UPDATE: Huge gift to deepen Purdue role in development

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When Purdue University announces tomorrow it has received its largest single research gift, the school will further cement its role in boosting the state’s economy, one expert says.

“One of the biggest discoveries of economic impact studies between schools and the economy is the school’s role in commercialization,” said Patrick Barkey, an economist and director of economic and policy study at the College of Business at Ball State University.

Purdue says it will announce “a major new program to promote economic development that will be funded through the largest single gift for research the university has ever received."

The Chronicle of Higher Education reported today that the gift is from the Alfred E. Mann Foundation for Biomedical Engineering, and that at least two public and private schools have rejected gifts from the foundation.

Purdue would be the first public university in the country to sign a deal with the Mann Foundation, which has been trying to give $100 million endowments to schools to finance commercialization of their inventions, the Chronicle said.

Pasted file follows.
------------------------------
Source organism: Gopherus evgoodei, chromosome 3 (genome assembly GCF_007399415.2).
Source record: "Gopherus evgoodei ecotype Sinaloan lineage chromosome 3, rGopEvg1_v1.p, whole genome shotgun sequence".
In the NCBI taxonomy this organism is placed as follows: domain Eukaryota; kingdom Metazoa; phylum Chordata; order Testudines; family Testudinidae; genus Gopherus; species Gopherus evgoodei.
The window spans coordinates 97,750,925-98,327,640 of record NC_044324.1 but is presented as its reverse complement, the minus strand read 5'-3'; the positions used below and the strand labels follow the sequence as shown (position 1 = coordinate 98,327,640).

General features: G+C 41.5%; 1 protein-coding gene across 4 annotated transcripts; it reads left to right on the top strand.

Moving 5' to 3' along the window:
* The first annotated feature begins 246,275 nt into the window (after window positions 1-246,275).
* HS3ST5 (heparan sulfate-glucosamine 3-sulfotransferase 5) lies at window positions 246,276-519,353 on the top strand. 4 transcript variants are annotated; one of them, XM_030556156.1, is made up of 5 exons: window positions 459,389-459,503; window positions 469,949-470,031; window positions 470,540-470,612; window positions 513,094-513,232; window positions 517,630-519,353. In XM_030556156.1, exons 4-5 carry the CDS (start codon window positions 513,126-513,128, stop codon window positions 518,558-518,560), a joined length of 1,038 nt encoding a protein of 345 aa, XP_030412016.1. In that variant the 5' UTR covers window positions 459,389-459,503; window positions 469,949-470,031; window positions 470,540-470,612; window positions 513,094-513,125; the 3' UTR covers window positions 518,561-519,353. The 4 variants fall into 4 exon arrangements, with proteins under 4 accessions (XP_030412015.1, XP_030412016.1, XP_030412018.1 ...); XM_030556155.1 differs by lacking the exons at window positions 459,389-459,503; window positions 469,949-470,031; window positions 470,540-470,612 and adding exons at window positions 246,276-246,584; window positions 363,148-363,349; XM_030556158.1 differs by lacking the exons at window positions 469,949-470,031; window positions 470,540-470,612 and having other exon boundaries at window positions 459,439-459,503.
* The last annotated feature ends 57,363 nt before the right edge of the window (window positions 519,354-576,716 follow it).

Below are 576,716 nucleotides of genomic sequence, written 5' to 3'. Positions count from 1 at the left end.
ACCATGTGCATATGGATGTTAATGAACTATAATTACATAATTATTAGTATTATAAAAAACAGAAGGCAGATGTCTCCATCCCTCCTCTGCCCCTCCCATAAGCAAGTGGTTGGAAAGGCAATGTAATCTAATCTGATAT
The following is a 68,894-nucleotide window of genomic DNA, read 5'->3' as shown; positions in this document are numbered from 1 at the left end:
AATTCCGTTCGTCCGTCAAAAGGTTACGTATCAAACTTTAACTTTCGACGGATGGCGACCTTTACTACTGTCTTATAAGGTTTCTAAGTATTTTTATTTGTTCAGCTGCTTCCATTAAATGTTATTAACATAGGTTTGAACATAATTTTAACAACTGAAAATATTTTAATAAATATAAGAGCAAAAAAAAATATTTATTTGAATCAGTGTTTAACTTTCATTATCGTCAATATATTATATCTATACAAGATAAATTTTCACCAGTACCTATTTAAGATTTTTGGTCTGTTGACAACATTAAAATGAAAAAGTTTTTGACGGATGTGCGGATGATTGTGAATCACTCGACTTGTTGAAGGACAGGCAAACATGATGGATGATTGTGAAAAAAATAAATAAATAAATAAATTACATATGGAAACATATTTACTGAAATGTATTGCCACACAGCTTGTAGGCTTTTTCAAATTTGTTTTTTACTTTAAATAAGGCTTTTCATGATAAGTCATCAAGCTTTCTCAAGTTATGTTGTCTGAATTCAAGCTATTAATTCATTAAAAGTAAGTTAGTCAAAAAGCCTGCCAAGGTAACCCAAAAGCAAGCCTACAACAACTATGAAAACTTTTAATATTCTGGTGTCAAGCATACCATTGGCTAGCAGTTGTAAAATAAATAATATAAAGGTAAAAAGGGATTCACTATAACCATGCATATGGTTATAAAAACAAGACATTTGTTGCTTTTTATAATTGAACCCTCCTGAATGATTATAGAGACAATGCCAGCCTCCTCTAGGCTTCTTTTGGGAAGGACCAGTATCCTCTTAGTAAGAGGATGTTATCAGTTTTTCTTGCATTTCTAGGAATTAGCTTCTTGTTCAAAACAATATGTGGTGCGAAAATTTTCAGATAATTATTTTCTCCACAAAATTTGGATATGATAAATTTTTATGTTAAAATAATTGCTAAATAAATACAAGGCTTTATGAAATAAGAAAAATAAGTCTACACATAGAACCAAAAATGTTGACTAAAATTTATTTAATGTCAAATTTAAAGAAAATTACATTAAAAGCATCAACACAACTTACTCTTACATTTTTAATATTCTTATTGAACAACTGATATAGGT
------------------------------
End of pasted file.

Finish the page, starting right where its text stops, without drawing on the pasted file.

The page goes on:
The University of North Carolina at Chapel Hill and North Carolina State University turned down a similar gift from the foundation a year ago, the Chronicle said. At the time, the schools said the foundation’s requirement to choose the most promising inventions would conflict with other research agreements.

The foundation requires that the money be put into a separate not-for-profit entity, the Alfred Mann Institute, which would be jointly controlled by the foundation and the school, the Chronicle said.

Barkey wasn’t familiar with the Mann Foundation or its reported controversial caveats that schools that take its money cede some control over its spending to the foundation.

Barkey said that while there’s no question the gift would be monetarily significant, it’s important to not jump to the bottom line and look at the total dollars given.

“It’s more interesting how spending occurs,” he said, explaining that a university involved in commercializing its inventions can forge relationships with outside companies that otherwise might not have had a chance to form.

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